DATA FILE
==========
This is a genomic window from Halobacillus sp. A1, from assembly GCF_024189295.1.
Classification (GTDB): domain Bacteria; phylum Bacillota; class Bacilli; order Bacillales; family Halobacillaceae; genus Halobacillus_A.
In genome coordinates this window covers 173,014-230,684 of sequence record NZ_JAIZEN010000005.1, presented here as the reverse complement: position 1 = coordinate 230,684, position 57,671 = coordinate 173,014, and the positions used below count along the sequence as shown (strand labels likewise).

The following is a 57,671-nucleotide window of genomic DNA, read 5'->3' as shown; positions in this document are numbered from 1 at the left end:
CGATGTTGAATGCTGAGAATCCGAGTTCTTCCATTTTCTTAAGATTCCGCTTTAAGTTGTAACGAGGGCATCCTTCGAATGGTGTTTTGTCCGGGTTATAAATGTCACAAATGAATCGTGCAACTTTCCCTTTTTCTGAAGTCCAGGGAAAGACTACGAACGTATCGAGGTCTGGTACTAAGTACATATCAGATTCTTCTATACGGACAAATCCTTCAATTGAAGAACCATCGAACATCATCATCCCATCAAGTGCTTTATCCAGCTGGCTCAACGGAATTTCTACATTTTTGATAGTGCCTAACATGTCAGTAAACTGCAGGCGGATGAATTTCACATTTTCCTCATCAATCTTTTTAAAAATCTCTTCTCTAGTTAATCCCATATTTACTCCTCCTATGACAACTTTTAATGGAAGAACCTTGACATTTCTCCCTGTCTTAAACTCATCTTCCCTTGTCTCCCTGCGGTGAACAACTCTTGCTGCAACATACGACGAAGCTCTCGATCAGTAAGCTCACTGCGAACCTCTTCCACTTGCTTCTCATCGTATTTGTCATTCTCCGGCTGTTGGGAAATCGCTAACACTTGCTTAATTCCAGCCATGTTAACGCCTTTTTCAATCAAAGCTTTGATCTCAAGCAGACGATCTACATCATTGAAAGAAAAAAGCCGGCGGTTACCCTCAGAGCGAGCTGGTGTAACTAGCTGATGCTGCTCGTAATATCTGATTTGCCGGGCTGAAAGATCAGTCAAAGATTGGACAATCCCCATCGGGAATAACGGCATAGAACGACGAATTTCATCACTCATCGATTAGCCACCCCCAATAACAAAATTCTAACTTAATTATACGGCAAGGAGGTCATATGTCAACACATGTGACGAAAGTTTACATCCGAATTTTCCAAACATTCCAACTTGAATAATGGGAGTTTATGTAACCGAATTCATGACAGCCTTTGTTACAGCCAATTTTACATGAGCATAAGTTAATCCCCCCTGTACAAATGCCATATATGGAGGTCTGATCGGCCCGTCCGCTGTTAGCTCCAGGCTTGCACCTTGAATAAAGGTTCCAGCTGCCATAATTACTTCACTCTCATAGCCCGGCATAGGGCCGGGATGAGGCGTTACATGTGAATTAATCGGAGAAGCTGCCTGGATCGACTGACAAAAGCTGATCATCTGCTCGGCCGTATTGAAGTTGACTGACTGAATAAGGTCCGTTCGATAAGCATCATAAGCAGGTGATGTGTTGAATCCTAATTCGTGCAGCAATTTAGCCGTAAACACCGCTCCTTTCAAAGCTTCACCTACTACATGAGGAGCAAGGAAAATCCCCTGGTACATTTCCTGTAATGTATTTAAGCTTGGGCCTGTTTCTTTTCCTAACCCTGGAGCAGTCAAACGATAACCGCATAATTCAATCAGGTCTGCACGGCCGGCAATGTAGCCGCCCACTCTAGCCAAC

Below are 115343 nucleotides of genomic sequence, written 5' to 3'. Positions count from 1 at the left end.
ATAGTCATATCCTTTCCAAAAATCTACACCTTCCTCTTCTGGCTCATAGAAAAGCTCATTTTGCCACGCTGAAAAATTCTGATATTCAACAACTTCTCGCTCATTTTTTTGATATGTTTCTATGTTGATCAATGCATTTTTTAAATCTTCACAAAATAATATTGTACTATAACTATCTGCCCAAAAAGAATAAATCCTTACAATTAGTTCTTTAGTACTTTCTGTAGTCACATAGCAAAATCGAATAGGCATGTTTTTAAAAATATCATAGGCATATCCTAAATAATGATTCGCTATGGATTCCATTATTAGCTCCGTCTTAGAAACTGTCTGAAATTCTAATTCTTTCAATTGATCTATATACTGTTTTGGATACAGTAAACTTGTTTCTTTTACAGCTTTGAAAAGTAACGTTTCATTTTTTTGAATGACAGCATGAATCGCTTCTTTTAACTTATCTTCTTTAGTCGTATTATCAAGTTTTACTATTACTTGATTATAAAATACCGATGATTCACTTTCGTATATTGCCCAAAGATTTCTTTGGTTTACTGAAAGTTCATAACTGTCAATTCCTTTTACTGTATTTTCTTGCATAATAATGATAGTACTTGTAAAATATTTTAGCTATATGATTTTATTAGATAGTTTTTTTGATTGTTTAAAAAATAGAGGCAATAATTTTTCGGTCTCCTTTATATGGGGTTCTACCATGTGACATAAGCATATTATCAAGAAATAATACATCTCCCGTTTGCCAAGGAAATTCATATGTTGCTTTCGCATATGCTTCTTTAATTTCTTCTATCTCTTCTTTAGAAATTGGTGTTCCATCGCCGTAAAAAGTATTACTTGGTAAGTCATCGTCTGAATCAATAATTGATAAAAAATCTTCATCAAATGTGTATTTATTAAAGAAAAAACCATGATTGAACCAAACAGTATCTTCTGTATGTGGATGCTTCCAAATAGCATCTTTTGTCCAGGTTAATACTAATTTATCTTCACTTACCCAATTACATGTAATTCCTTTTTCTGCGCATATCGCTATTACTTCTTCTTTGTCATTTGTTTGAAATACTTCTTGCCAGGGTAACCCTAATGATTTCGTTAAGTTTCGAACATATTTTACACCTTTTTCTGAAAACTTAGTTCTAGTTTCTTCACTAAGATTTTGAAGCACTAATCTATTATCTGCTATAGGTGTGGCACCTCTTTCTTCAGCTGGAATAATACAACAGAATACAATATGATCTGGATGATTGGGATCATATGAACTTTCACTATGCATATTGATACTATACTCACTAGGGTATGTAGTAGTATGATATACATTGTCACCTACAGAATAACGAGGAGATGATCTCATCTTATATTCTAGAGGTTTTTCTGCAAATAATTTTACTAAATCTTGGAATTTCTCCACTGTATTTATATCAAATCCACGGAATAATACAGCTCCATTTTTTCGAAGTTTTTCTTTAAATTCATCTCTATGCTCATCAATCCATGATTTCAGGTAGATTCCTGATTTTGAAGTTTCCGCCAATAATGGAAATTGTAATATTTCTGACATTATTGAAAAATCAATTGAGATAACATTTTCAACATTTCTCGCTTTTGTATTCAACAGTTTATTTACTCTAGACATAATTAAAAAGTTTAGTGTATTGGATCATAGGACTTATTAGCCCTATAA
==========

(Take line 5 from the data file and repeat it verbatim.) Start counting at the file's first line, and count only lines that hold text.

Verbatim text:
CGATGTTGAATGCTGAGAATCCGAGTTCTTCCATTTTCTTAAGATTCCGCTTTAAGTTGTAACGAGGGCATCCTTCGAATGGTGTTTTGTCCGGGTTATAAATGTCACAAATGAATCGTGCAACTTTCCCTTTTTCTGAAGTCCAGGGAAAGACTACGAACGTATCGAGGTCTGGTACTAAGTACATATCAGATTCTTCTATACGGACAAATCCTTCAATTGAAGAACCATCGAACATCATCATCCCATCAAGTGCTTTATCCAGCTGGCTCAACGGAATTTCTACATTTTTGATAGTGCCTAACATGTCAGTAAACTGCAGGCGGATGAATTTCACATTTTCCTCATCAATCTTTTTAAAAATCTCTTCTCTAGTTAATCCCATATTTACTCCTCCTATGACAACTTTTAATGGAAGAACCTTGACATTTCTCCCTGTCTTAAACTCATCTTCCCTTGTCTCCCTGCGGTGAACAACTCTTGCTGCAACATACGACGAAGCTCTCGATCAGTAAGCTCACTGCGAACCTCTTCCACTTGCTTCTCATCGTATTTGTCATTCTCCGGCTGTTGGGAAATCGCTAACACTTGCTTAATTCCAGCCATGTTAACGCCTTTTTCAATCAAAGCTTTGATCTCAAGCAGACGATCTACATCATTGAAAGAAAAAAGCCGGCGGTTACCCTCAGAGCGAGCTGGTGTAACTAGCTGATGCTGCTCGTAATATCTGATTTGCCGGGCTGAAAGATCAGTCAAAGATTGGACAATCCCCATCGGGAATAACGGCATAGAACGACGAATTTCATCACTCATCGATTAGCCACCCCCAATAACAAAATTCTAACTTAATTATACGGCAAGGAGGTCATATGTCAACACATGTGACGAAAGTTTACATCCGAATTTTCCAAACATTCCAACTTGAATAATGGGAGTTTATGTAACCGAATTCATGACAGCCTTTGTTACAGCCAATTTTACATGAGCATAAGTTAATCCCCCCTGTACAAATGCCATATATGGAGGTCTGATCGGCCCGTCCGCTGTTAGCTCCAGGCTTGCACCTTGAATAAAGGTTCCAGCTGCCATAATTACTTCACTCTCATAGCCCGGCATAGGGCCGGGATGAGGCGTTACATGTGAATTAATCGGAGAAGCTGCCTGGATCGACTGACAAAAGCTGATCATCTGCTCGGCCGTATTGAAGTTGACTGACTGAATAAGGTCCGTTCGATAAGCATCATAAGCAGGTGATGTGTTGAATCCTAATTCGTGCAGCAATTTAGCCGTAAACACCGCTCCTTTCAAAGCTTCACCTACTACATGAGGAGCAAGGAAAATCCCCTGGTACATTTCCTGTAATGTATTTAAGCTTGGGCCTGTTTCTTTTCCTAACCCTGGAGCAGTCAAACGATAACCGCATAATTCAATCAGGTCTGCACGGCCGGCAATGTAGCCGCCCACTCTAGCCAAC